What does it take for a government to officially recognize a natural soundscape? The bamboo forests of Kyoto. Growing tall on the edges of Kyoto, the Sagano Bamboo Forest is a once tranquil nature spot that is now a series of tourist-packed pathways, but if one can escape the sounds of camera shutters and boorish visitors, they can hear the rustling, creaking, and swaying of one of Japan’s governmentally recognized soundscapes.
Only 30 minutes or so from the bustling Kyoto city center, the towering bamboo forest is an almost shocking contrast to the urbanity surrounding it. Wooden paths weave through the dense thicket of tall bamboo stalks that reach dozens of feet into the sky, creating a canopy. The absolutely gorgeous forest of skinny bamboo trunks is the heroin chic of wooded glades. As the wind passes through the tightly packed plants, the wood bends and creaks, the leaves rustle, and the trunks knock together, creating a peaceful sound like almost nothing else. That is when the hordes of tourists aren’t drowning it out.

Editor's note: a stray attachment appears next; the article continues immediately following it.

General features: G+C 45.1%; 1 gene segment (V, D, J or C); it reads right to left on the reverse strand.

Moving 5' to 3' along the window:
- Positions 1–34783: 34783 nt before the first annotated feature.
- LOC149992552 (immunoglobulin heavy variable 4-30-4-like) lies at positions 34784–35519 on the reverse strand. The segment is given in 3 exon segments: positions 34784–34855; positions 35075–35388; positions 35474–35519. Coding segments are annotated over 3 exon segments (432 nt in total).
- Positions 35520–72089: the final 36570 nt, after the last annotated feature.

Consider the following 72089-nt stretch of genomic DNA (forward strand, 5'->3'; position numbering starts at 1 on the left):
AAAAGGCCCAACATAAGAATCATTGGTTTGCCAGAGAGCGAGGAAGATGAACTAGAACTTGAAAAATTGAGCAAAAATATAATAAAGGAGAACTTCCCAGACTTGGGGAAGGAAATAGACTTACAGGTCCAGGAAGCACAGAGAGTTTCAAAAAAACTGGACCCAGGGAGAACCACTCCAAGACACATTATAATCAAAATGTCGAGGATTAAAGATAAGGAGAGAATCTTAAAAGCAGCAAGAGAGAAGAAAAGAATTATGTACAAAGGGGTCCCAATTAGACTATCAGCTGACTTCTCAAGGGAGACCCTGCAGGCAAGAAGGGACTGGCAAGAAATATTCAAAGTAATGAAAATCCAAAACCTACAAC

Right outside the Bamboo Forest entrance is the northern gate of Tenryu-ji Temple (open daily, 8:30 a.m.-5:30 p.m., admission 500 yen, about $5), a UNESCO World Heritage Site and one of the Kyoto-gozan — five major temples of Kyoto.
This is no coincidence.
In Japan, Shinto shrines and Buddhist temples are often situated near bamboo groves, which are viewed as a clever means of warding off evil, while the bamboo is seen as a symbol of strength.
Built in the 14th century by a shogun in honor of the passing of Japan’s emperor, Tenryu-ji has one of the country’s most incredible Zen gardens and is today the headquarters of the Rinzai School of Zen Buddhism.
At the other end of the Bamboo Forest trail sits Okochi-Sanso Villa (open daily, 9 a.m.-4 p.m., admission 1,000 yen), the former home of late silent film star Denjiro Okochi.
Read more here.